GIT – Everyone has the occasional user who may leave something on their that may send spam, or not update things as fast as they should. Tracking down the spammer can be a real problem though.
Sometimes you can track down the domain, but not the script, other times they may have so many files that its nearly impossible.

Recently, with the release of of 5.3, they have enabled some brilliant tracking of spammers or exploited web forms by implementing some great features. One of those features is the configuration for

By simply adding the following 2 lines into your php.ini then you can track down pretty much any outgoing spam using PHP

mail.add_x_header = On
mail.log = /var/log/phpmail.log

The first one adds a header to all outgoing email. You may or may not want this one as it will give out information about your and config (eg uids, script locations), you also are probably not receiving the spam so its not much help too you. However, having received some spam today i checked the headers, and was able to email the owner of the server the exact location of his spam, so you never know.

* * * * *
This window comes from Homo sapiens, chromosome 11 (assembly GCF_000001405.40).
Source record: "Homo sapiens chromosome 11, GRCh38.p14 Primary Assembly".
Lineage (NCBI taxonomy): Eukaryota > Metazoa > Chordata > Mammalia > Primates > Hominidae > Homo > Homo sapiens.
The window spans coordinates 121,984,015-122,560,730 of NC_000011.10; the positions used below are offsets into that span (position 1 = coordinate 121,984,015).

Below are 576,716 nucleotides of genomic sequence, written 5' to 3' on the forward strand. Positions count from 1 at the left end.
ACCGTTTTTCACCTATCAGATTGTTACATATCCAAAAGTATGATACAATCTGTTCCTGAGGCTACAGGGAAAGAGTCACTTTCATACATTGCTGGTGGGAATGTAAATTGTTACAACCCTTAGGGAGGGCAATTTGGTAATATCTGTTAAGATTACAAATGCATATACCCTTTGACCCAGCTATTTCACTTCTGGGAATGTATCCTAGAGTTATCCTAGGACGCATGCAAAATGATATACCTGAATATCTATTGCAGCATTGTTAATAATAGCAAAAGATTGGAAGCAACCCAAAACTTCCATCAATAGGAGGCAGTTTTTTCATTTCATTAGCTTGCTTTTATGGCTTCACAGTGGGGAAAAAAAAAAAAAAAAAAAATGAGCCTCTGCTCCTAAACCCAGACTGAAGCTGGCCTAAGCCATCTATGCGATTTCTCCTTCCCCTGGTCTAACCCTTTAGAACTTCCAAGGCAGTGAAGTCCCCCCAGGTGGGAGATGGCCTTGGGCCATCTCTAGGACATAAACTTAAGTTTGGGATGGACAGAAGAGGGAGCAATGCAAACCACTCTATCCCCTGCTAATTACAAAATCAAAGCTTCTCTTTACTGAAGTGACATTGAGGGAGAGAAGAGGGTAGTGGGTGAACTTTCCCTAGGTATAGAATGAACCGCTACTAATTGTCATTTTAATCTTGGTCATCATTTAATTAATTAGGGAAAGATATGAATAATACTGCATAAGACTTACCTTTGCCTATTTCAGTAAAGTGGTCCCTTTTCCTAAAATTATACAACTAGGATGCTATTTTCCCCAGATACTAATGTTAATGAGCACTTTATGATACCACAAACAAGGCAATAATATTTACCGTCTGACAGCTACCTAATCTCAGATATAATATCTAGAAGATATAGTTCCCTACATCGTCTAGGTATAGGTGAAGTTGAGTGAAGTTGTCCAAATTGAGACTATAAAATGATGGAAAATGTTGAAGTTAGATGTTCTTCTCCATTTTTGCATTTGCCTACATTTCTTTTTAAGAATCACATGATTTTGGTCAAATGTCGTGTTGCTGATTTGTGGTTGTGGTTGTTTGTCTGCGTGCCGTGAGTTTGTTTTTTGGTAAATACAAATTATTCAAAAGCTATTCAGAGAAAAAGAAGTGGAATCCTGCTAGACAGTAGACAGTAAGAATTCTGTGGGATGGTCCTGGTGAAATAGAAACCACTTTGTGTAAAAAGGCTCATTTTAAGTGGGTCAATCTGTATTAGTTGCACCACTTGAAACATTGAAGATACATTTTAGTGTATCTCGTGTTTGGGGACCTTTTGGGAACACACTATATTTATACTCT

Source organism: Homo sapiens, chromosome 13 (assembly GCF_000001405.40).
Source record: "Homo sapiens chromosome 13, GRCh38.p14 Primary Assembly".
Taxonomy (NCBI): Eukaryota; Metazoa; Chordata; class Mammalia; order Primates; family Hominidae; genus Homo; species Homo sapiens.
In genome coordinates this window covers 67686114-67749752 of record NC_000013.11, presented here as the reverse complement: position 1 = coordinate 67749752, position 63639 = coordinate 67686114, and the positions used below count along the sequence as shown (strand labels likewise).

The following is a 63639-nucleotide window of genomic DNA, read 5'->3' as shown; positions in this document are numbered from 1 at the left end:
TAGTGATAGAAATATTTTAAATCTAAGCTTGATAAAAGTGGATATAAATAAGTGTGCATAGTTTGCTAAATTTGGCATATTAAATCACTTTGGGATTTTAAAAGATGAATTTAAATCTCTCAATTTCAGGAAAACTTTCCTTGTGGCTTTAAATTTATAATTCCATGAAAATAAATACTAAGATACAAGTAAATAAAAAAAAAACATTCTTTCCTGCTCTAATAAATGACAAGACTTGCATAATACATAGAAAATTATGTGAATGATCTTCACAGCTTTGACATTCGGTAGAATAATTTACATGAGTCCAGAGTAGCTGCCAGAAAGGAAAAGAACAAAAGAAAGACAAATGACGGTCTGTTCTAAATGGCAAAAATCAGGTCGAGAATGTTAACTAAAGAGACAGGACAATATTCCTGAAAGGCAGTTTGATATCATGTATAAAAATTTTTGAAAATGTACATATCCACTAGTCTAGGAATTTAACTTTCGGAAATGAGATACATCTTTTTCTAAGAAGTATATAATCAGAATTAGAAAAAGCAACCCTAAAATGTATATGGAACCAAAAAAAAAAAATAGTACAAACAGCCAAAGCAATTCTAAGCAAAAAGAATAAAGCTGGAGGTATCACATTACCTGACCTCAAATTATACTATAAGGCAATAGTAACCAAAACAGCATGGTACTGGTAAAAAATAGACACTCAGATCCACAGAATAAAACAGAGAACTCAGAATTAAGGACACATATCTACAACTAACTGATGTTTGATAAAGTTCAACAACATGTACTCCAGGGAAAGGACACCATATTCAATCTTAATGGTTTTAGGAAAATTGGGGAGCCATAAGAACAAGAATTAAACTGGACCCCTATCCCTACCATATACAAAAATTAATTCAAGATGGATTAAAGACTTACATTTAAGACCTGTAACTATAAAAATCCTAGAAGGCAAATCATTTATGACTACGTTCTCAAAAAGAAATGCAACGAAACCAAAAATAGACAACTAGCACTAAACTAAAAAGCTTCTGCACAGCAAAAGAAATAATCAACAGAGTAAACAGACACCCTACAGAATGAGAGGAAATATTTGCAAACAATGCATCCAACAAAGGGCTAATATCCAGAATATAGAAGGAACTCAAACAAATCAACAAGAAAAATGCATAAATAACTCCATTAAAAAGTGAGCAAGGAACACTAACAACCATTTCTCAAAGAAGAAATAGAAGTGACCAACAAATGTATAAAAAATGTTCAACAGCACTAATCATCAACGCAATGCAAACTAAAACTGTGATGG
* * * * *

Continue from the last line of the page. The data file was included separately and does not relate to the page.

The second line logs the entire lot to a log file. It’s important to make sure that log file is owner and writeable by the webserver, and that it is being rotated by logrotate also.

With these in place your emails will have the following headers

X-PHP-Originating-Script: 33:ok.php

The 33 is the UID, the ok.php was the script sending me the spam.

An example of what is logged in the phpmail.log

mail() on [/var/www/vhosts/]: To: [email protected] -- Headers: MIME-Version: 1.0 Content-Type: text/plain; charset=UTF-8; format=flowed; delsp=yes Content-Transfer-Encoding: 8Bit X-Mailer: Drupal Sender: [email protected] From: [email protected]


Your php.ini will be in /etc/php.ini if you are using a based distro (, Fedora, etc) and in /etc/php5//php.ini if you run a derivative (, etc). If you need a hand setting this up, just drop us an email.

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